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New Business Models In Accountancy & Legal
In Collaboration with Accountancy Age
A lawyer and an accountant walk into a bar – except this is no joke and there is no witty punchline. On the contrary, it’s a celebration as record volumes of accountants and lawyers have taken to their favourite watering hole to toast the successful exits of their firms to a new wave of industry consolidators.
New business models that deviate from traditional partnership structures, increased competition, and technology disruption are all driving change in the accountancy and legal professions. These dynamics have forced a wave of consolidation that is unprecedented in these industries as advisers turn their attentions from clients to their own M&A.
Since 2015, there have been 348 acquisitions of accountancy firms in the UK, and over the same period, 246 law firms have been acquired.
Who is buying?
CogitalGroup is the leading acquirer in the UK accountancy market, accounting for 31 of the 348 deals during the period under review. In addition to these standard transactions, Cogital has also acquired assets in the field of financial advice, business process outsourcing, and even IT and telecoms.
More recently, however, Cogital has been relatively quiet following an initial flurry of activity in 2016 and 2017 – perhaps a sign that the buy and build model is largely exhausted and that owners John Connolly, a former global chairman of Deloitte, and HgCapital, the private equity house, are gearing up for a sale.
In the legal industry, the buyer landscape is more fragmented. The most active acquirer has been the Property Information Exchange (PIE), which has completed a number of ‘under the radar’ acquisitions of property and conveyancing-focused law firms, alongside its higher profile acquisitions of technology solutions.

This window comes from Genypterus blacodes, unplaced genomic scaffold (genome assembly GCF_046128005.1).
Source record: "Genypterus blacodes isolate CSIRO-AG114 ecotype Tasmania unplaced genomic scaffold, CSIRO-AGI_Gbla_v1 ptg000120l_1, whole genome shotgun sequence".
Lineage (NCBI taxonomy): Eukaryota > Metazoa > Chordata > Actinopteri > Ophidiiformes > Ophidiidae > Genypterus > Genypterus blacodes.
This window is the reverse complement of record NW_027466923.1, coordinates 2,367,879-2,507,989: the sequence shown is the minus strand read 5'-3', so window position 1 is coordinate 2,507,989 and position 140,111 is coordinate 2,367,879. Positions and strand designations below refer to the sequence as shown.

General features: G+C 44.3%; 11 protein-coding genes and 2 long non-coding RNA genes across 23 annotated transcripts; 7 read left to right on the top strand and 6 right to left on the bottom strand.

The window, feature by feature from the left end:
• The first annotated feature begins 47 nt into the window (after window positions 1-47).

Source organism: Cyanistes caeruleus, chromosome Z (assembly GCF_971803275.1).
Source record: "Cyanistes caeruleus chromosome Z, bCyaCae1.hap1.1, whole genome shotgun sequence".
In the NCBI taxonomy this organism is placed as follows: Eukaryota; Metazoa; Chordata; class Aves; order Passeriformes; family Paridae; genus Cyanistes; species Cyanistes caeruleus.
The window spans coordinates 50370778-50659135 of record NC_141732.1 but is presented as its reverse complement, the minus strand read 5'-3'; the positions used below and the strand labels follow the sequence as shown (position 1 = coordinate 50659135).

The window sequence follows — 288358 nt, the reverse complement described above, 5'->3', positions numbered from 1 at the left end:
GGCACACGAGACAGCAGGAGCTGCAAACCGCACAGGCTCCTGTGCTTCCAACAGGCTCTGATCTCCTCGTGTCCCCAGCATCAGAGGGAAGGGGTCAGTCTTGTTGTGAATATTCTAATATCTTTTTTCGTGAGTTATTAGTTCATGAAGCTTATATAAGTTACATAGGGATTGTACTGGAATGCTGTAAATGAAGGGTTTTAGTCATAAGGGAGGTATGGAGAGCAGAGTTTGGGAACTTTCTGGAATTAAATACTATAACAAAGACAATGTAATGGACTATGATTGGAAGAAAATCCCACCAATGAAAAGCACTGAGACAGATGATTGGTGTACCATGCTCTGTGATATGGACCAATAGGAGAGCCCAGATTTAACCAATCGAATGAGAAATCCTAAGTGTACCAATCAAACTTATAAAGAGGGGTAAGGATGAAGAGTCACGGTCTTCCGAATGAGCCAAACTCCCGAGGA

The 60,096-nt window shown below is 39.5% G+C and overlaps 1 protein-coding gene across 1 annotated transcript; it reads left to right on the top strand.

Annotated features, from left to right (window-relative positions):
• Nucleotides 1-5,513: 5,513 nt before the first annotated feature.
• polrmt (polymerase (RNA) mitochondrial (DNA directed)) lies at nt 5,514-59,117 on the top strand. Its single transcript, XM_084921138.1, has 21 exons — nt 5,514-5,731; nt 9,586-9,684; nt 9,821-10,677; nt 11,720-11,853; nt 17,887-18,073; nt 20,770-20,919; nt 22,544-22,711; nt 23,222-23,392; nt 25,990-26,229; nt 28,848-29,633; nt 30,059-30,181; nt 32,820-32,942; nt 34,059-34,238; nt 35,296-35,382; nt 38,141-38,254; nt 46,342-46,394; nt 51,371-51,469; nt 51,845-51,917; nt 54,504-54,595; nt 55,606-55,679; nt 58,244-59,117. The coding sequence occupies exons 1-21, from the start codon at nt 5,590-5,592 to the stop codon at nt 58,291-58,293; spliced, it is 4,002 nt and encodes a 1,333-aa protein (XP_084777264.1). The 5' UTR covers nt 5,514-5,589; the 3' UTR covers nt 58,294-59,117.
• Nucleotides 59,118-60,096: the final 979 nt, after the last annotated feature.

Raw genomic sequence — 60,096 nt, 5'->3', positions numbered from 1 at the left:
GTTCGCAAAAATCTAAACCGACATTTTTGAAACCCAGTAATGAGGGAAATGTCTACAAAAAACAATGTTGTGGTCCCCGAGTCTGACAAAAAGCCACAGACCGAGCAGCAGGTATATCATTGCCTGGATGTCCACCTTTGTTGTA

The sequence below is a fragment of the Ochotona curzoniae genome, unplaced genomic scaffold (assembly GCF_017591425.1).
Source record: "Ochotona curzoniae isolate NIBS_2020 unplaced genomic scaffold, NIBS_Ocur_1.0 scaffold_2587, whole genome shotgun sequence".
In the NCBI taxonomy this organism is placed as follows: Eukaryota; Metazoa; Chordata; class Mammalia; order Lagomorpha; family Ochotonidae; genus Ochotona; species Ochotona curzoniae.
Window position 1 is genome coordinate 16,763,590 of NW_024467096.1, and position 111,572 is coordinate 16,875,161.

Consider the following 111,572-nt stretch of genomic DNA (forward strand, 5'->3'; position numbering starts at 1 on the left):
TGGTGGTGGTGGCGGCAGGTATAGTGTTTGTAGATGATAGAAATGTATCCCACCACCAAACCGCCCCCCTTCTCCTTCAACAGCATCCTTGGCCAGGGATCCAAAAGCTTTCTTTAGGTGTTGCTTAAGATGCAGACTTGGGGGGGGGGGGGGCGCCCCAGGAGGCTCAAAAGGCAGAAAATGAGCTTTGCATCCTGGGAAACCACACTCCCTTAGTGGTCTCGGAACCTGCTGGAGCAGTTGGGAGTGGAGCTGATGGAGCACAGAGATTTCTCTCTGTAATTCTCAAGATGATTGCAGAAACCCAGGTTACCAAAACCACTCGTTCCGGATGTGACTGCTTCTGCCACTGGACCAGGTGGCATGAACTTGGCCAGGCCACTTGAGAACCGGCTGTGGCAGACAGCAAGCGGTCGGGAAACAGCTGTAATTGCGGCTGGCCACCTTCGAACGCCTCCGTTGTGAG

The next most active buyer in the legal sector was Gordon Dadds, a full service, international law firm. The stand-out deal for Dadds was the acquisition of Ince & Co (which now lends its name to the new group) but this flagship combination was augmented by five smaller transactions.
The impact on valuations
Profit multiples are difficult to extrapolate from deals where the target has a traditional partnership structure (in other words, most accountancy and legal practices). Underlying profitability is something of a misnomer as partners tend to distribute the profits of the firm in lieu of salary. This means that operating profits will appear high and profits after partners’ drawings will appear low. A better measure of pricing may be revenue (or billings) multiples.
In our sample of accountants, revenue multiples have varied with size (lower deal size = lower multiples), where the mean multiple of annual billings paid was 1.37x (excluding outliers). For our sample of legal firms, however, the mean like-for-like multiple was 1.46x. This suggests that the quality of billings (for example, the repeatability and margins on revenues, the scarcity of supply etc) is perceived to be higher by buyers of law firms than acquirers of accountancy firms, but not by much.
The pricing trend over time is also insightful – accountancy multiples have been trending north as deal activity increased, whilst legal multiples have trended down. However, look under the bonnet and you discover that there was a concentration of higher priced deals earlier in the period under review, pushing up the mean in the early years of our analysis.
The outcome of this M&A activity is a reduction in the number of independent firms and an emergence of a new breed of professional services outfit, pitting the old partnership template against a new, often private equity-backed model. How this affects client service remains to be seen. Though at the very least, more practitioners will have the first-hand experience of exiting their business to impart to their clients.
The article was created in collaboration with Accountancy Age .
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